RICHMOND, Va. (VN) — The hour record may be getting a refresh this year, whether or not Fabian Cancellara makes good on his promise to pursue the long-stagnant benchmark.
Speaking with VeloNews at the Richmond 2015 course announcement on Tuesday, UCI president Brian Cookson revealed that the UCI Management Committee has tasked the organization’s track commission with reviewing and revising the regulations that govern the hour record. The track commission is expected to deliver its recommendations in the next several months, and Cookson expects any resulting changes to be adopted by mid-year.
“My own view is that the so-called athletes hour, the record on the old traditional track bike, I think it was a nice idea, but frankly I think it’s an idea whose time has passed,” Cookson told VeloNews.
The creation of the athlete’s hour was the UCI’s attempt to protect the hour record as a physical contest among men, as much removed from technology as an inherently technological sport could manage. It put the brakes on decades of technological advancement in record-setting technology — from Francesco Moser’s dual-disc funny bike to Graeme Obree’s radical and fast egg and superman positions — by limiting riders to a diamond-framed bike, shallow, spoked wheels, drop handlebars, and standard helmets.
The athlete’s hour may have removed technological variables to the extent possible, but it also all but killed interest in the record. Chris Boardman set the new record under the new rules in 2000, displacing Eddy Merckx, whose 1972 mark was reset as the official record. Since then, Boardman’s mark has only been topped by the relatively anonymous Ondřej Sosenka, the giant Czech winner of the 2002 Peace Race, who set the current mark of 49.7 kilometers in 2005 before exiting the sport on a methamphetamine positive in 2008. The athlete’s hour record has remained untouched since. Chris Boardman’s pre-athlete’s rules mark, set using the arms-out superman position pioneered by Obree and now known as the “best human effort,” still stands at 56.375 kilometers.
Faced with two parallel records and what its president views as outdated regulations, the UCI is left looking for the middle road between an anachronism and a technological battleground.
“So what we’ve asked the track commission is, look, what’s the step forward out here?” said Cookson. “We aren’t going to allow anyone to ride the hour record in the superman position. But we think that the old, traditional track bike athlete’s hour record is probably a little bit of an outdated idea. Where do we go from here?”
One likely solution would be to allow aspiring hour record holders to use current, UCI legal pursuit bikes, which, unlike current hour-record bikes, can use monocoque frames, deep section or disc wheels, and aerodynamic handlebars. But, with modern technology back in place, which mark would they be aiming for — Sosenka’s athlete’s mark, or Boardman’s ultimate hour?
Recent advances in training and technology mean that one of today’s riders on a modern pursuit bike might put the blazing marks achieved with the radical superman position within reach. In 2011 Australian Jack Bobridge, riding a pursuit bike, toppled Boardman’s 1996 4km individual pursuit record, set in the outlawed superman position and long considered unbeatable under current equipment rules. If that four-minute effort can be extrapolated to the hour, Boardman’s best human hour record could be a fair mark, yet one sufficiently difficult to narrow the field of riders who could claim what was once one of cycling’s crown jewels.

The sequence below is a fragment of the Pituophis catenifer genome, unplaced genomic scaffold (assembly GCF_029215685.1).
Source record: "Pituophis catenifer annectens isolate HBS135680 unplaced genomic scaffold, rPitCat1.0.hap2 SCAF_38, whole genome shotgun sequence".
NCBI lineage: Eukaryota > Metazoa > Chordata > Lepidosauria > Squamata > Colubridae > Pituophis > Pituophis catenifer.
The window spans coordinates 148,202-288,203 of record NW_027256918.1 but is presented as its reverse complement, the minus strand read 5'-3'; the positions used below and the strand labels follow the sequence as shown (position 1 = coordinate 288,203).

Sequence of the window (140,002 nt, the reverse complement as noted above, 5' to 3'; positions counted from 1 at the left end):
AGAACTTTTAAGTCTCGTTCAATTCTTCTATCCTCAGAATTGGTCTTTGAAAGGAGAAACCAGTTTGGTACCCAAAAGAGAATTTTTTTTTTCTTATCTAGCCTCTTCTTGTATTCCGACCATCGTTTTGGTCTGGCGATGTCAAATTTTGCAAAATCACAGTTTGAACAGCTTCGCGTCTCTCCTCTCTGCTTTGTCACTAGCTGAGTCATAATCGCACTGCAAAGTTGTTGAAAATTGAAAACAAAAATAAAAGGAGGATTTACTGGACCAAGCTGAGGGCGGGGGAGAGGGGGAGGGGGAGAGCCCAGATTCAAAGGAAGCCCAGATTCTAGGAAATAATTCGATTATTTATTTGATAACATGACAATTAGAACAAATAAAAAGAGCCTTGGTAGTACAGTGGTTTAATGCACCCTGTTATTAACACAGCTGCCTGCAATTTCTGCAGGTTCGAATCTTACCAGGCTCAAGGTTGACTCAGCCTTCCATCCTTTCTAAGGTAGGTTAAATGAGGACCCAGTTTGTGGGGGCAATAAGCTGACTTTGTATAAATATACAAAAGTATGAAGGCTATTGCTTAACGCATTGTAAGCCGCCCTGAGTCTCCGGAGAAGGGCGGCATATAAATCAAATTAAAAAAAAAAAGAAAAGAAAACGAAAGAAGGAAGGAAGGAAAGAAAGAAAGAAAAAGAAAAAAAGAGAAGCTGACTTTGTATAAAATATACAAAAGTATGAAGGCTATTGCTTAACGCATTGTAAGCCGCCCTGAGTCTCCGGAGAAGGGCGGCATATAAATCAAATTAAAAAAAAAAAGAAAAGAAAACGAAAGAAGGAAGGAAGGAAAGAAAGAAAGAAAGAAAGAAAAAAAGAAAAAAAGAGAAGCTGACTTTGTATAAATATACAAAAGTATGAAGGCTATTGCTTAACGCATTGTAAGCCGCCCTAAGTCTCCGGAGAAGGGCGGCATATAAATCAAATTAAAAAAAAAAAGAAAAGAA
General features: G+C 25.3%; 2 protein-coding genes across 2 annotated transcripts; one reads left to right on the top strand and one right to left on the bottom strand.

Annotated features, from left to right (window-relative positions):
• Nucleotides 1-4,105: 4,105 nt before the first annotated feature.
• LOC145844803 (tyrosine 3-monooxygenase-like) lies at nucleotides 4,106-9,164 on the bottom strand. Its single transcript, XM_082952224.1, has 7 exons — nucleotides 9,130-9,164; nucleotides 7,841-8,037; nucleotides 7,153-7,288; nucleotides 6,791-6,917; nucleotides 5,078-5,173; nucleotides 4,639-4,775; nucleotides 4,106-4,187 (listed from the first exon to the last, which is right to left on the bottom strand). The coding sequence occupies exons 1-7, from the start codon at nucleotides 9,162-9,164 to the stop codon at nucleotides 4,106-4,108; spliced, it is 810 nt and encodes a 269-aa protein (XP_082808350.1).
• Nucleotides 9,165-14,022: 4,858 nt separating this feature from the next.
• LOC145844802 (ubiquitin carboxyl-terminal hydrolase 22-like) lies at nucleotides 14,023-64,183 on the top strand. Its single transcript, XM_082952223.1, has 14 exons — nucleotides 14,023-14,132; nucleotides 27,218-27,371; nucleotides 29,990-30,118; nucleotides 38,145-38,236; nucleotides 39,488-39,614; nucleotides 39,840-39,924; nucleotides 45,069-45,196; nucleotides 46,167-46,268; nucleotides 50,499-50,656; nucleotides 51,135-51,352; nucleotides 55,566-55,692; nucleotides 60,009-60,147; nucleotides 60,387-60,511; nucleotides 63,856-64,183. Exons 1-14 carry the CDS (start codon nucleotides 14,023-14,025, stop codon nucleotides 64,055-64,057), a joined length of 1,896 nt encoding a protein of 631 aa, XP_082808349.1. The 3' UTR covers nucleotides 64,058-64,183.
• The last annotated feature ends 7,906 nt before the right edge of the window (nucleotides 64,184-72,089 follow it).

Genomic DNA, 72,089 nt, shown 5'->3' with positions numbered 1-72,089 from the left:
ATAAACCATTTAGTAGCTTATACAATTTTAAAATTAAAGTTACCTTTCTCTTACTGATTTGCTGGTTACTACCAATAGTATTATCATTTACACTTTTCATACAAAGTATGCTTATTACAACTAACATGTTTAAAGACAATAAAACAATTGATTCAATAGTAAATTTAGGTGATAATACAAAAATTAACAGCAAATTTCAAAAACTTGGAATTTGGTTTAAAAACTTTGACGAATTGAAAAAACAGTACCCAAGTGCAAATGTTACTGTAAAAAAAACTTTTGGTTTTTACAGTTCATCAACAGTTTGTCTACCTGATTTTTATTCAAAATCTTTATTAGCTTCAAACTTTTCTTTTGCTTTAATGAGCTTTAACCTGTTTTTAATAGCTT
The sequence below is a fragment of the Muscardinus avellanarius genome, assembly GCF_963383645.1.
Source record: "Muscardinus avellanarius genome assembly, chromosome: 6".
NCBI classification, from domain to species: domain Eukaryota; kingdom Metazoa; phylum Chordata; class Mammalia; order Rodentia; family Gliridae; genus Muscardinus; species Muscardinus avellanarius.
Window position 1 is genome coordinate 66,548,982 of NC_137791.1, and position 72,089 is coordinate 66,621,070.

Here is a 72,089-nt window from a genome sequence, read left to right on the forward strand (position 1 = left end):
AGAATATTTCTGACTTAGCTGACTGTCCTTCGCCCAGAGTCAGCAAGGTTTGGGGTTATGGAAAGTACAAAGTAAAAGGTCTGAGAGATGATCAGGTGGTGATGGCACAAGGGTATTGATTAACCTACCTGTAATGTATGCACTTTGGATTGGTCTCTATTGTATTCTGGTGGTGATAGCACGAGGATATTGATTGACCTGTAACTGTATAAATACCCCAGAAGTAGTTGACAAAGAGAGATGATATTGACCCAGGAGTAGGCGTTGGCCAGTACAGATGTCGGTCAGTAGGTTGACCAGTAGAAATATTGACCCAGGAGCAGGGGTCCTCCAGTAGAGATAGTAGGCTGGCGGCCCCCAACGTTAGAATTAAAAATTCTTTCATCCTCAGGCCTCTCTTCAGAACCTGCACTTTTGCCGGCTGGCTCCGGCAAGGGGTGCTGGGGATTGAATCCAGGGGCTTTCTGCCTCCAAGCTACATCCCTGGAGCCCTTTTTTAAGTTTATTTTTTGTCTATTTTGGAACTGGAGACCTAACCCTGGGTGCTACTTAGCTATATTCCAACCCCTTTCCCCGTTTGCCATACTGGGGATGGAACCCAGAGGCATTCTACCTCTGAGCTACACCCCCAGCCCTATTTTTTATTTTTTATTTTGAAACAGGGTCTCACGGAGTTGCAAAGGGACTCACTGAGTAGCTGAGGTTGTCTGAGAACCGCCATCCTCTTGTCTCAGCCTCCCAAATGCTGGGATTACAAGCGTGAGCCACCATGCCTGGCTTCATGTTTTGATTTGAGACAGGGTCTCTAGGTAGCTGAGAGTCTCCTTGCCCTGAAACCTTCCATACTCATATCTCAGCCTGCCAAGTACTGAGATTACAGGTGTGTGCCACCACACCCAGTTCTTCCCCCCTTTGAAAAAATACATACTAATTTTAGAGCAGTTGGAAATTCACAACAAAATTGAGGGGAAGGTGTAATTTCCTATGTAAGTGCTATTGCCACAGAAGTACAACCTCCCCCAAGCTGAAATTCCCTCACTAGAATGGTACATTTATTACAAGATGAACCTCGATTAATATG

“I want to stimulate interest in the world hour record. I want people to go for that. But I want them to do it in a way that’s meaningful and sets a really high standard,” Cookson said. “I don’t just want to say, ‘OK, ride the pursuit bike and set a new record,’ because anyone could go and do that. Beating the athlete’s hour record on a current pursuit bike? I’m not going to say it would be a soft record, because it’s pretty hard to ride that speed for an hour, but it would be doable by a large number of athletes. What we have to do is find somewhere between the superman record and the athlete’s hour record that’s achievable by an athlete of stature and quality.”
With Fabian Cancellara stepping forward to express his interest in the hour, Cookson has an athlete of that stature and quality, but ultimately, he’d like to see a return to decades past, when the sport’s most formidable time trialists, men like Boardman, Miguel Indurain, and Tony Rominger, as well as innovator Obree, swapped the record amongst themselves.
“Yeah, [Cancellara] will be good. But you know, Tony Martin’s pretty good at riding fast on his own. Bradley Wiggins knows how to ride a track pretty fast. I’m sure there are others out there that would fancy having a go as well. I think we can see something really exciting coming.”
The impending rule changes could be responsible for Trek Factory Racing’s hesitation to set a firm date for Cancellara’s hour attempt. Setting a new athlete’s hour record under the current rules could make for short-lived glory if the hour is opened to modern technology later in the year.
The team’s press officer did not return a request for comment on this story and said last week that the American squad would not address the hour record until after the spring classics.
In an era in which sports once considered “extreme” are now Olympic mainstays, can the ancient hour record — one man on a wooden track, steady on for 60 minutes — hope to recapture the fans’ imaginations?
“I was lucky to be present at both of Chris Boardman’s hour records and they were fantastic,” Cookson said. “Listen, anyone who says it’s boring watching a guy going around a track for an hour has never attended one. It’s absolutely brilliant. They were two of the best hours I’ve ever spent in a velodrome.”
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